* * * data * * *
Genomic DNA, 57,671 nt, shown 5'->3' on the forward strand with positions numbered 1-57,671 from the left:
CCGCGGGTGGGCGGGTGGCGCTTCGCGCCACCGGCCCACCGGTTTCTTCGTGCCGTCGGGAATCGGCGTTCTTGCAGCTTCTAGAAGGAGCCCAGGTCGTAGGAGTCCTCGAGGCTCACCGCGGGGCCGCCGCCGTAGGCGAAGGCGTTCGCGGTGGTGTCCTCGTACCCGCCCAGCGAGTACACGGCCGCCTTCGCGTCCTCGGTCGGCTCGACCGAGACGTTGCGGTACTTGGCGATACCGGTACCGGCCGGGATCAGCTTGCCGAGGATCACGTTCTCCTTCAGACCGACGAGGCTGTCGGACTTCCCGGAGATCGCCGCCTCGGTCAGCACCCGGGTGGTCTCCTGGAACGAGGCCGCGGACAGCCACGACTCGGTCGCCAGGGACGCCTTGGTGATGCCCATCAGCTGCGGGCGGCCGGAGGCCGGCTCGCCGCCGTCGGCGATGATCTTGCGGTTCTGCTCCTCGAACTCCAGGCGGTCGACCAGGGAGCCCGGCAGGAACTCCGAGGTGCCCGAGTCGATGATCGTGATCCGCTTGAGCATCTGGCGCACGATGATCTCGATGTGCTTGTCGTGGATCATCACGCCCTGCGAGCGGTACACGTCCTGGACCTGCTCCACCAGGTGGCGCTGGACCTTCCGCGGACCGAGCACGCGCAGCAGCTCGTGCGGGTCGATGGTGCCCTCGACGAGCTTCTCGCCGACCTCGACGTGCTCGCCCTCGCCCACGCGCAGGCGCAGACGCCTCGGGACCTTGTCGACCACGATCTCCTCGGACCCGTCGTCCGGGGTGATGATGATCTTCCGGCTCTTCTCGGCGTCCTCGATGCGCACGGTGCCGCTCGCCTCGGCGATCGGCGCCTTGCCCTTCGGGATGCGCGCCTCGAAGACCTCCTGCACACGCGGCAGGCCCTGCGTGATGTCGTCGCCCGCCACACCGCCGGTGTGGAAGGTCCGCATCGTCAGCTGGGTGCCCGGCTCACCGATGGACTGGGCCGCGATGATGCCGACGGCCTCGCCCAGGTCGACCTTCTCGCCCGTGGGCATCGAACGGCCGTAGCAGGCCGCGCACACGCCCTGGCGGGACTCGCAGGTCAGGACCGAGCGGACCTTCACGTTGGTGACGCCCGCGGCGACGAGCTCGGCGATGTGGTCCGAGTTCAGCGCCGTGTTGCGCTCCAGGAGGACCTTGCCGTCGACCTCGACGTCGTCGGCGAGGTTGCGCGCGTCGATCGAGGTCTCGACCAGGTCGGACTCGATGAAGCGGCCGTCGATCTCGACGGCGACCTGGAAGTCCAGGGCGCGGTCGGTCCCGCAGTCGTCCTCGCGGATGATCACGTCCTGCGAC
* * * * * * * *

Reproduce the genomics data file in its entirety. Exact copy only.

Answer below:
Genomic DNA, 57,671 nt, shown 5'->3' on the forward strand with positions numbered 1-57,671 from the left:
CCGCGGGTGGGCGGGTGGCGCTTCGCGCCACCGGCCCACCGGTTTCTTCGTGCCGTCGGGAATCGGCGTTCTTGCAGCTTCTAGAAGGAGCCCAGGTCGTAGGAGTCCTCGAGGCTCACCGCGGGGCCGCCGCCGTAGGCGAAGGCGTTCGCGGTGGTGTCCTCGTACCCGCCCAGCGAGTACACGGCCGCCTTCGCGTCCTCGGTCGGCTCGACCGAGACGTTGCGGTACTTGGCGATACCGGTACCGGCCGGGATCAGCTTGCCGAGGATCACGTTCTCCTTCAGACCGACGAGGCTGTCGGACTTCCCGGAGATCGCCGCCTCGGTCAGCACCCGGGTGGTCTCCTGGAACGAGGCCGCGGACAGCCACGACTCGGTCGCCAGGGACGCCTTGGTGATGCCCATCAGCTGCGGGCGGCCGGAGGCCGGCTCGCCGCCGTCGGCGATGATCTTGCGGTTCTGCTCCTCGAACTCCAGGCGGTCGACCAGGGAGCCCGGCAGGAACTCCGAGGTGCCCGAGTCGATGATCGTGATCCGCTTGAGCATCTGGCGCACGATGATCTCGATGTGCTTGTCGTGGATCATCACGCCCTGCGAGCGGTACACGTCCTGGACCTGCTCCACCAGGTGGCGCTGGACCTTCCGCGGACCGAGCACGCGCAGCAGCTCGTGCGGGTCGATGGTGCCCTCGACGAGCTTCTCGCCGACCTCGACGTGCTCGCCCTCGCCCACGCGCAGGCGCAGACGCCTCGGGACCTTGTCGACCACGATCTCCTCGGACCCGTCGTCCGGGGTGATGATGATCTTCCGGCTCTTCTCGGCGTCCTCGATGCGCACGGTGCCGCTCGCCTCGGCGATCGGCGCCTTGCCCTTCGGGATGCGCGCCTCGAAGACCTCCTGCACACGCGGCAGGCCCTGCGTGATGTCGTCGCCCGCCACACCGCCGGTGTGGAAGGTCCGCATCGTCAGCTGGGTGCCCGGCTCACCGATGGACTGGGCCGCGATGATGCCGACGGCCTCGCCCAGGTCGACCTTCTCGCCCGTGGGCATCGAACGGCCGTAGCAGGCCGCGCACACGCCCTGGCGGGACTCGCAGGTCAGGACCGAGCGGACCTTCACGTTGGTGACGCCCGCGGCGACGAGCTCGGCGATGTGGTCCGAGTTCAGCGCCGTGTTGCGCTCCAGGAGGACCTTGCCGTCGACCTCGACGTCGTCGGCGAGGTTGCGCGCGTCGATCGAGGTCTCGACCAGGTCGGACTCGATGAAGCGGCCGTCGATCTCGACGGCGACCTGGAAGTCCAGGGCGCGGTCGGTCCCGCAGTCGTCCTCGCGGATGATCACGTCCTGCGAC